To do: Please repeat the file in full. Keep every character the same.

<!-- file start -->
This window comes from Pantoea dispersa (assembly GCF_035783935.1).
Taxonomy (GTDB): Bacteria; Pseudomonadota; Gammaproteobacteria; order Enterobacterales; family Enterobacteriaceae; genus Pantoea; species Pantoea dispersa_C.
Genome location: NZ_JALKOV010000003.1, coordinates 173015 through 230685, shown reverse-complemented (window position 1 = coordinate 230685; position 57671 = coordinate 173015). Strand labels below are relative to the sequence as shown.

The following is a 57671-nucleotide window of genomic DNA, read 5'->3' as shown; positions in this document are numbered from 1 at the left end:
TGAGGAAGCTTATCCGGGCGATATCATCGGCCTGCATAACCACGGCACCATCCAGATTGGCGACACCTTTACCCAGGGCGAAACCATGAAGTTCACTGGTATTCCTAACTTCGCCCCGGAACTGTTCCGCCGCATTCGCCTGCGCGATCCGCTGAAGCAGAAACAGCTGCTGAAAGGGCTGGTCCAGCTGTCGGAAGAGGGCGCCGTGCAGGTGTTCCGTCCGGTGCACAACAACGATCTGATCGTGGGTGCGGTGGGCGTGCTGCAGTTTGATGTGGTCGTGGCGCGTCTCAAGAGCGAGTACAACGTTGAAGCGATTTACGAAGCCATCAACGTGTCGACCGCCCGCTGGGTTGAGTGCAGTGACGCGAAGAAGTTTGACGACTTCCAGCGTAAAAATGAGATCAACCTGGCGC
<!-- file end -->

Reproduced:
This window comes from Pantoea dispersa (assembly GCF_035783935.1).
Taxonomy (GTDB): Bacteria; Pseudomonadota; Gammaproteobacteria; order Enterobacterales; family Enterobacteriaceae; genus Pantoea; species Pantoea dispersa_C.
Genome location: NZ_JALKOV010000003.1, coordinates 173015 through 230685, shown reverse-complemented (window position 1 = coordinate 230685; position 57671 = coordinate 173015). Strand labels below are relative to the sequence as shown.

The following is a 57671-nucleotide window of genomic DNA, read 5'->3' as shown; positions in this document are numbered from 1 at the left end:
TGAGGAAGCTTATCCGGGCGATATCATCGGCCTGCATAACCACGGCACCATCCAGATTGGCGACACCTTTACCCAGGGCGAAACCATGAAGTTCACTGGTATTCCTAACTTCGCCCCGGAACTGTTCCGCCGCATTCGCCTGCGCGATCCGCTGAAGCAGAAACAGCTGCTGAAAGGGCTGGTCCAGCTGTCGGAAGAGGGCGCCGTGCAGGTGTTCCGTCCGGTGCACAACAACGATCTGATCGTGGGTGCGGTGGGCGTGCTGCAGTTTGATGTGGTCGTGGCGCGTCTCAAGAGCGAGTACAACGTTGAAGCGATTTACGAAGCCATCAACGTGTCGACCGCCCGCTGGGTTGAGTGCAGTGACGCGAAGAAGTTTGACGACTTCCAGCGTAAAAATGAGATCAACCTGGCGC